How Borno IDPs reacted to their plights over relocation from camps in Maiduguri

A cross section of Internally Displaced Persons (IDPs)

By SADIQ ABUBAKAR, Maiduguri –

Thousands of Internally Displaced Persons (IDPs) are being relocated from their 8 years displacement camps from Maiduguri city, the Borno State capital and resettled to their ancestral homes despite some attacks from the Boko Haram Insurgents.

A cross section of the returnee IDPs , who spoke to our correspondent in Maiduguri, expressed fears that their relocation may be threatened by the remnant of Boko Haram terrorists still in their hide outs in the bush, who are yet to voluntarily surrender to the Nigerian Military especially, at the shores of the Lake Chad Basin region.

The presence of these terrorists would likely frustrate the peaceful livelihood of the returnees who are expected to live a normal life by engaging in farming and fishing as well as other petty trading of which they were denied access while at the camps.

Some of the returnee IDPs were of the view that their idleness, no doubt culminated into rape, prostitution and stealing within the IDPs as most of them were highly exposed to lack of food and non food items to cater for themselves and their families, especially, the children.

Others, however were of the opinion that children orphaned by Boko Haram terrorists still doubt their livelihoods without support from the government or NGOs who have also been stopped by the Borno State Government.

While others fear that the resettlement housing sites have not been adequate provided with security and other basic facilities like water, electricity, schools and vocational training facilities in their communities despite their relocation areas are within their LG Council headquarters.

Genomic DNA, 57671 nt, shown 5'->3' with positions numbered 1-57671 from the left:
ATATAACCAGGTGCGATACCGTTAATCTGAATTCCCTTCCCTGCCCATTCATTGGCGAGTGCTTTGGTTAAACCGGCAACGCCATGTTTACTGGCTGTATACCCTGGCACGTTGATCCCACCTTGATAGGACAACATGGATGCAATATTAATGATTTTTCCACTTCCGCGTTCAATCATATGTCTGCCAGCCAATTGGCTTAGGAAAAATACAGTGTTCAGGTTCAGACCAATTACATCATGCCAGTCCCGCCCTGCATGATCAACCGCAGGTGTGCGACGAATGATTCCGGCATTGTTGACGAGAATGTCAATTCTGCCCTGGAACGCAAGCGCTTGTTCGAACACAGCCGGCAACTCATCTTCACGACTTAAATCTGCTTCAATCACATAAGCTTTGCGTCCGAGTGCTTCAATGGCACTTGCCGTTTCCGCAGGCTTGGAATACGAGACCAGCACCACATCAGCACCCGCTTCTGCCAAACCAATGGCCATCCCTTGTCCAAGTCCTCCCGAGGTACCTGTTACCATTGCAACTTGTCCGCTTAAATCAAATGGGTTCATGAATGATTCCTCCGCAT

Also, some returnee IDPs told our correspondent that there was the possibility of the IDPs to face more challenges and difficulties worse than what they experienced at the camps, if the state government and NGOs will not come to their aids by considering their relocation needs in terms of security, food and occupation.

One Modu Mustapha, a 45 year old father of 8 children and two wives expressed worries that they may not properly survive at the resettlement area chosen for them by the state government which is not originally their ancestral home in Gubio LGA of Borno state.

Also, Habu Musa, a 58 years old mason with 10 children and two wives from Ngoshe village of Gwoza lGA of Borno state complained that the resettlement will rather make his family’s life more difficult particularly in terms of accommodations,, schooling of the children.

“We appreciate the efforts of the Governor to resettle us out of the camp after about seven years of living in the IDPs, camp but honestly, taking us back to Gwoza where there is no building work by the people or government instead of moving us to nearby alternative camp close to the town at the outskirts or returning directly to our ancestral homes to enable us farm to feed ourselves”.